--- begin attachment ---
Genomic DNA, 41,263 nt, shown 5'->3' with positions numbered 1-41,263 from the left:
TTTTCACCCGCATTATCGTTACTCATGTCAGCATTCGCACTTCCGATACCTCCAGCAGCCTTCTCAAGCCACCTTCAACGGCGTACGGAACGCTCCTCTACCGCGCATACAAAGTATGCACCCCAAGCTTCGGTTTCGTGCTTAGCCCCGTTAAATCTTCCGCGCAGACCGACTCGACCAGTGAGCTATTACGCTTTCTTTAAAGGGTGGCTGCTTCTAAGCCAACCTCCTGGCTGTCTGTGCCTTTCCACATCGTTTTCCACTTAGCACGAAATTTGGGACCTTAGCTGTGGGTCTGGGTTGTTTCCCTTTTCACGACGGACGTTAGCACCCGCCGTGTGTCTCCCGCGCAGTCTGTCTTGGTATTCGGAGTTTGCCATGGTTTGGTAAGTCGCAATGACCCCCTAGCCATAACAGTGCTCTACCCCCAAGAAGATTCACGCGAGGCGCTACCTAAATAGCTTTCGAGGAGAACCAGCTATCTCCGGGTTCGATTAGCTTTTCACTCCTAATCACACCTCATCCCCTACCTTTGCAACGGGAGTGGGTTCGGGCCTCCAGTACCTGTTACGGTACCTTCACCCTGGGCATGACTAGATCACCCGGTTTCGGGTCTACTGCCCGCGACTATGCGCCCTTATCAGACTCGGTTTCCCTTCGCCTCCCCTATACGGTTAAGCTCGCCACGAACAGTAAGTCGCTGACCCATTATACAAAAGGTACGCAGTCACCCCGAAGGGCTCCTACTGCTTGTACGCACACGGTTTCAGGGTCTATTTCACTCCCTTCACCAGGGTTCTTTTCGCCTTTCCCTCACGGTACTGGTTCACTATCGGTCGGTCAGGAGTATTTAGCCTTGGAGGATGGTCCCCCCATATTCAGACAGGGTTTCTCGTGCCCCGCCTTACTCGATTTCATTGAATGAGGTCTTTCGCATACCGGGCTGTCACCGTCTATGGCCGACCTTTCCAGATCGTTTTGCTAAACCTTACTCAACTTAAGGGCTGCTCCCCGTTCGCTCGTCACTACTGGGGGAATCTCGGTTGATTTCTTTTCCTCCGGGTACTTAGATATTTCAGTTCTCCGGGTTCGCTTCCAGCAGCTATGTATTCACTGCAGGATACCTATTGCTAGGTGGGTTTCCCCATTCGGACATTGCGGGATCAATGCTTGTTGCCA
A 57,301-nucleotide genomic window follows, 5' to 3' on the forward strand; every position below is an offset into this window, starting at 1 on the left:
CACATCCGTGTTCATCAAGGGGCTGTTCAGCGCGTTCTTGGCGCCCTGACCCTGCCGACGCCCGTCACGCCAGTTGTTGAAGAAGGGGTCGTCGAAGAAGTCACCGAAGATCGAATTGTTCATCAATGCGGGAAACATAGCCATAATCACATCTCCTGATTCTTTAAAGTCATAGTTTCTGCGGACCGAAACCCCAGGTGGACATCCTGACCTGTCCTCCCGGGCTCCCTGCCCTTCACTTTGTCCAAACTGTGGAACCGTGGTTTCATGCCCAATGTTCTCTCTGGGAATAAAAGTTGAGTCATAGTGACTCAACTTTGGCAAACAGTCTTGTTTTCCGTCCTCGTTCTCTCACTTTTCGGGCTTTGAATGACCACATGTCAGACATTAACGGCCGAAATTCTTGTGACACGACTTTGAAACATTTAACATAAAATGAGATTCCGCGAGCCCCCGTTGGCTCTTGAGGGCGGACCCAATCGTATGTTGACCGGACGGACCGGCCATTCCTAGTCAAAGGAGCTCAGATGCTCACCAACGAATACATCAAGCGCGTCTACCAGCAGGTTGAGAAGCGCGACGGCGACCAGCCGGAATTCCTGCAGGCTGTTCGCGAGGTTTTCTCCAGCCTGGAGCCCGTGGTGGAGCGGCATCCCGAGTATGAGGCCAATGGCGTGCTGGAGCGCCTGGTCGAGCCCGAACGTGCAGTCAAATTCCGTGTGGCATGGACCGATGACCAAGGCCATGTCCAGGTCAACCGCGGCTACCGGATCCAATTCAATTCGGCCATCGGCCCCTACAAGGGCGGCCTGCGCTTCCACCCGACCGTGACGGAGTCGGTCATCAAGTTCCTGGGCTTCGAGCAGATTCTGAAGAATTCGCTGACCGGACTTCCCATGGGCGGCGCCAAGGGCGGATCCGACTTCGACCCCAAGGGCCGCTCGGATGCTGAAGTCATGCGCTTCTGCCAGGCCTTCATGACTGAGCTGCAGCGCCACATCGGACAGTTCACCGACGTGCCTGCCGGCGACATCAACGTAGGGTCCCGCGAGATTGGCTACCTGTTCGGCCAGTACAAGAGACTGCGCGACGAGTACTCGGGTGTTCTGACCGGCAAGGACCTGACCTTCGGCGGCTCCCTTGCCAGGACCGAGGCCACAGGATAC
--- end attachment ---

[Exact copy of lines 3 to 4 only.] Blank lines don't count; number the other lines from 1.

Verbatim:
A 57,301-nucleotide genomic window follows, 5' to 3' on the forward strand; every position below is an offset into this window, starting at 1 on the left:
CACATCCGTGTTCATCAAGGGGCTGTTCAGCGCGTTCTTGGCGCCCTGACCCTGCCGACGCCCGTCACGCCAGTTGTTGAAGAAGGGGTCGTCGAAGAAGTCACCGAAGATCGAATTGTTCATCAATGCGGGAAACATAGCCATAATCACATCTCCTGATTCTTTAAAGTCATAGTTTCTGCGGACCGAAACCCCAGGTGGACATCCTGACCTGTCCTCCCGGGCTCCCTGCCCTTCACTTTGTCCAAACTGTGGAACCGTGGTTTCATGCCCAATGTTCTCTCTGGGAATAAAAGTTGAGTCATAGTGACTCAACTTTGGCAAACAGTCTTGTTTTCCGTCCTCGTTCTCTCACTTTTCGGGCTTTGAATGACCACATGTCAGACATTAACGGCCGAAATTCTTGTGACACGACTTTGAAACATTTAACATAAAATGAGATTCCGCGAGCCCCCGTTGGCTCTTGAGGGCGGACCCAATCGTATGTTGACCGGACGGACCGGCCATTCCTAGTCAAAGGAGCTCAGATGCTCACCAACGAATACATCAAGCGCGTCTACCAGCAGGTTGAGAAGCGCGACGGCGACCAGCCGGAATTCCTGCAGGCTGTTCGCGAGGTTTTCTCCAGCCTGGAGCCCGTGGTGGAGCGGCATCCCGAGTATGAGGCCAATGGCGTGCTGGAGCGCCTGGTCGAGCCCGAACGTGCAGTCAAATTCCGTGTGGCATGGACCGATGACCAAGGCCATGTCCAGGTCAACCGCGGCTACCGGATCCAATTCAATTCGGCCATCGGCCCCTACAAGGGCGGCCTGCGCTTCCACCCGACCGTGACGGAGTCGGTCATCAAGTTCCTGGGCTTCGAGCAGATTCTGAAGAATTCGCTGACCGGACTTCCCATGGGCGGCGCCAAGGGCGGATCCGACTTCGACCCCAAGGGCCGCTCGGATGCTGAAGTCATGCGCTTCTGCCAGGCCTTCATGACTGAGCTGCAGCGCCACATCGGACAGTTCACCGACGTGCCTGCCGGCGACATCAACGTAGGGTCCCGCGAGATTGGCTACCTGTTCGGCCAGTACAAGAGACTGCGCGACGAGTACTCGGGTGTTCTGACCGGCAAGGACCTGACCTTCGGCGGCTCCCTTGCCAGGACCGAGGCCACAGGATAC